Too Like the Lightning (Terra Ignota) Hardcover – 13 Jul 2017
- Choose from over 13,000 locations across the UK
- Prime members get unlimited deliveries at no additional cost
- Find your preferred location and add it to your address book
- Dispatch to this address when you check out
Frequently bought together
Customers who bought this item also bought
Enter your mobile number or email address below and we'll send you a link to download the free Kindle App. Then you can start reading Kindle books on your smartphone, tablet, or computer - no Kindle device required.
To get the free app, enter your mobile phone number.
'More intricate, more plausible, more significant than any debut I can recall' Cory Doctorow.
'The kind of science fiction that makes me excited all over again about what science fiction can do' Jo Walton.
'Thought-provoking, disturbing, occasionally perverted, and always entertaining. Worldbuilding at its richest' Kirkus.
About the Author
Ada Palmer is an author, historian and composer. She did her PhD at Harvard, teaches History at the University of Chicago, blogs at ExUrbe.com, composes close harmony folk music and performs with the a capella group Sassafrass.
What other items do customers buy after viewing this item?
Top customer reviews
Throw into the mix a well designed culture, a believable world and of course an overall arc that not only delivers but keeps the reader guessing all round makes this a book that whilst at times hard to read, a title that you'll be more than pleased that you completed it. Stunning.
The only relatively recent speculative fiction novel worthy of comparison with Palmer’s memorable debut is Neal Stephenson’s “Anathem”, itself, a most noteworthy work of philosophically-oriented speculative fiction, but Stephenson’s great novel almost pales in comparison with hers, simply because of the rich fictional tapestry she’s woven, combining a memorably diverse cast of characters with different, often remarkably fresh, takes on classic science fictional tropes, in a distant future that is, in its own right, as compellingly optimistic as the one conjured by Gene Roddenberry in his “Star Trek” and “Star Trek: The Next Generation” television series. Without question, “Too Like The Lightning” is a refreshing, as well as engrossing, fictional antidote to the rampant glut of bleak dystopian futuristic novels that have been embraced enthusiastically by both speculative fictional and mainstream literary fictional audiences in recent years, with Palmer a far more compelling – and persuasive – storyteller and exceptional prose stylist than virtually any other author of recent dystopian fiction.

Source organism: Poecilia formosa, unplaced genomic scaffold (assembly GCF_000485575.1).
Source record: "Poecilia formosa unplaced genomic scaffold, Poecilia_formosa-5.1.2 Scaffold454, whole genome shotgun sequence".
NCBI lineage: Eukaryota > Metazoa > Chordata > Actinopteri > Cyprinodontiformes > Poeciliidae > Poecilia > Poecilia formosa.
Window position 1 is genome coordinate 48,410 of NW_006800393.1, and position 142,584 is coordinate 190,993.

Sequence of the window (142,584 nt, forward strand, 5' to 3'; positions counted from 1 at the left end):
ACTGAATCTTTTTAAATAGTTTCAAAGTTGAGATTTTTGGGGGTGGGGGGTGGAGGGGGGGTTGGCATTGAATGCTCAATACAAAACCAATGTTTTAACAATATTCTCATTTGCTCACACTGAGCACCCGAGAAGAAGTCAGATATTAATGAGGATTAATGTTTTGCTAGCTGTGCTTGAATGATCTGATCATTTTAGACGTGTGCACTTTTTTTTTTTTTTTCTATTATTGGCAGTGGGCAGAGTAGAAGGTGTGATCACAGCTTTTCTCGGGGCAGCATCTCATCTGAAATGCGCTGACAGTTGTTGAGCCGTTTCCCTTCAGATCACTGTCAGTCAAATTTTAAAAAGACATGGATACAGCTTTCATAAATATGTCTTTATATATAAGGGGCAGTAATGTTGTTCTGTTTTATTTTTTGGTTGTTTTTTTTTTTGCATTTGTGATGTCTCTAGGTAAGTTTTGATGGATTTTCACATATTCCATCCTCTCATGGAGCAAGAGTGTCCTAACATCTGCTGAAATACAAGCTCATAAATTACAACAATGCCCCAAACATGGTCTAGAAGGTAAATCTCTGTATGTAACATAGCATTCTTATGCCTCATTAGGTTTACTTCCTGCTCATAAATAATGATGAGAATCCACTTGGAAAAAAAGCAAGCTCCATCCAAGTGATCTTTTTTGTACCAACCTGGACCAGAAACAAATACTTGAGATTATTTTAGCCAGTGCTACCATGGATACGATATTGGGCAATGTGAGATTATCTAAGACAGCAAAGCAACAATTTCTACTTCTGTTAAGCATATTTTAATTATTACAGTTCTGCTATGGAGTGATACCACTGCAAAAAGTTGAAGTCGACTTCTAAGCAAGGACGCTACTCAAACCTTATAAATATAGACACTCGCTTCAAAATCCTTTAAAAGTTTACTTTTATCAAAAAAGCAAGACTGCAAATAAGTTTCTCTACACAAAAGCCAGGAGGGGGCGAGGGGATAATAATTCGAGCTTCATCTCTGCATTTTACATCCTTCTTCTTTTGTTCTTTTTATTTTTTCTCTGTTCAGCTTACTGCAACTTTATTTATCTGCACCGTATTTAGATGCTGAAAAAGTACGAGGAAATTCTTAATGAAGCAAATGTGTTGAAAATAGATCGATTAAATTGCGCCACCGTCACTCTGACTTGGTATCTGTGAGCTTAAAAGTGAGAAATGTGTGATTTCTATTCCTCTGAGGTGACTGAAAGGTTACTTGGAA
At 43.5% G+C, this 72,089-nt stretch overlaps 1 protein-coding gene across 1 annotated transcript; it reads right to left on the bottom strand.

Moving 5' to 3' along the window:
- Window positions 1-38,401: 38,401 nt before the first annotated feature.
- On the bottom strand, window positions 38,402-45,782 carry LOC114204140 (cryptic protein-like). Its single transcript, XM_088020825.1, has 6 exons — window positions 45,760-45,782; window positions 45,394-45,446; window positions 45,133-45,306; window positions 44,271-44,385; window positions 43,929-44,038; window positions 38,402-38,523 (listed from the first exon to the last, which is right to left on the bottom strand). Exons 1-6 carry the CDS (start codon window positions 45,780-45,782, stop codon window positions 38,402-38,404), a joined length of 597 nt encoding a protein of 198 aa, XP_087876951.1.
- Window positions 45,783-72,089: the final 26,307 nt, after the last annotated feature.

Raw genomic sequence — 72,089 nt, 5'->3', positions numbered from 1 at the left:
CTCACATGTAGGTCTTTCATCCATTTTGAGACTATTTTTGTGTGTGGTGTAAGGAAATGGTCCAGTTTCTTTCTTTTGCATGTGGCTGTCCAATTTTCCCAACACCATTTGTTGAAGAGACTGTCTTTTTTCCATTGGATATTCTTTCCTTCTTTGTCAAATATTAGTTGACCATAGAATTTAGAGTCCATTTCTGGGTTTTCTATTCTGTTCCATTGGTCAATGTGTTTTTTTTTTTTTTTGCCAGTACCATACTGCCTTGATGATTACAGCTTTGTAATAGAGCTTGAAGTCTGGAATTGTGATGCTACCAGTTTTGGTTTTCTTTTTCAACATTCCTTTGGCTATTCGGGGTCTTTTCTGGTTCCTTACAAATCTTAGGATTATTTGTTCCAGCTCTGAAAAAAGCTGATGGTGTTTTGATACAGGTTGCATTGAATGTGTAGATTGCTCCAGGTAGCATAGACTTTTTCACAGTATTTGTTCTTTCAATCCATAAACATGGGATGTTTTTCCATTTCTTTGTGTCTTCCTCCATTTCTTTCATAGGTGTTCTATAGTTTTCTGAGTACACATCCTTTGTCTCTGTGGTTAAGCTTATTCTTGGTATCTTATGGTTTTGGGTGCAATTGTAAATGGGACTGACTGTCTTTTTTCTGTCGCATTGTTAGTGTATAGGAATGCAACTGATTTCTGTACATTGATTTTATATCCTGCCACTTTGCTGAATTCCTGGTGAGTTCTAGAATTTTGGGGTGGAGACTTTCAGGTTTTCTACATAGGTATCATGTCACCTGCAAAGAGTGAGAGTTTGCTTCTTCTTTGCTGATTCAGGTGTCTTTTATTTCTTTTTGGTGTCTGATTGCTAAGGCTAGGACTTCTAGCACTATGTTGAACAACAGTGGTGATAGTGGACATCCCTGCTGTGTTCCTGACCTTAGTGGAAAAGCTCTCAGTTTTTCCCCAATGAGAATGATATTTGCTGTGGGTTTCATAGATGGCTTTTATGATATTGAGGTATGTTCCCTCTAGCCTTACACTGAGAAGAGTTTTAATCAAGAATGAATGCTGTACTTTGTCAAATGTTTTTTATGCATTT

Palmer introduces us to a distant future where familial and corporate ties transcend political ones; a distant future where the nation state is virtually nonexistent. Mycroft Canner, a convict guilty of heinous crimes, is condemned to spend the rest of his life traveling the globe, merely to help others in need. In the course of his travels he meets Carlyle Foster, a sensayer, a spiritual counselor charged with addressing the spiritual needs and wants of others, in a world where organized religion is out-lawed. They stumble upon a young boy, Bridger, who has the odd ability of bringing inanimate objects to life, and who may be the one who will change forever, the near Utopian Earth in which they inhabit. “Too Like The Lightning” should be seen as an instant classic of contemporary speculative fiction, and one that may be remembered, alongside the likes of William Gibson’s “Neuromancer” and Neal Stephenson’s “Snow Crash”, as one of the most important, most influential, works of Anglo-American speculative fiction. It should be seen as one of the great novels of our time, irrespective of genre.
It's well printed, with good pagination - but that's the best i can say.
Readers of Tom Jones, Pamela, Tristram Shandy ... will recognise where the author has been. But this is no Tristram Shandy. (Which is also no Tristram Shandy, but that's another story.)
More recently (well, in my lifetime) was it John Barthes who tried it first... ? A new C18th novel?
Anyway, i prefer my scifi to get on with it. Ideas and rayguns are fine. Or even just ideas.
But this book just bored me. Made me slightly cross, even.
It has ideas, above its station.
Would you like to see more reviews about this item?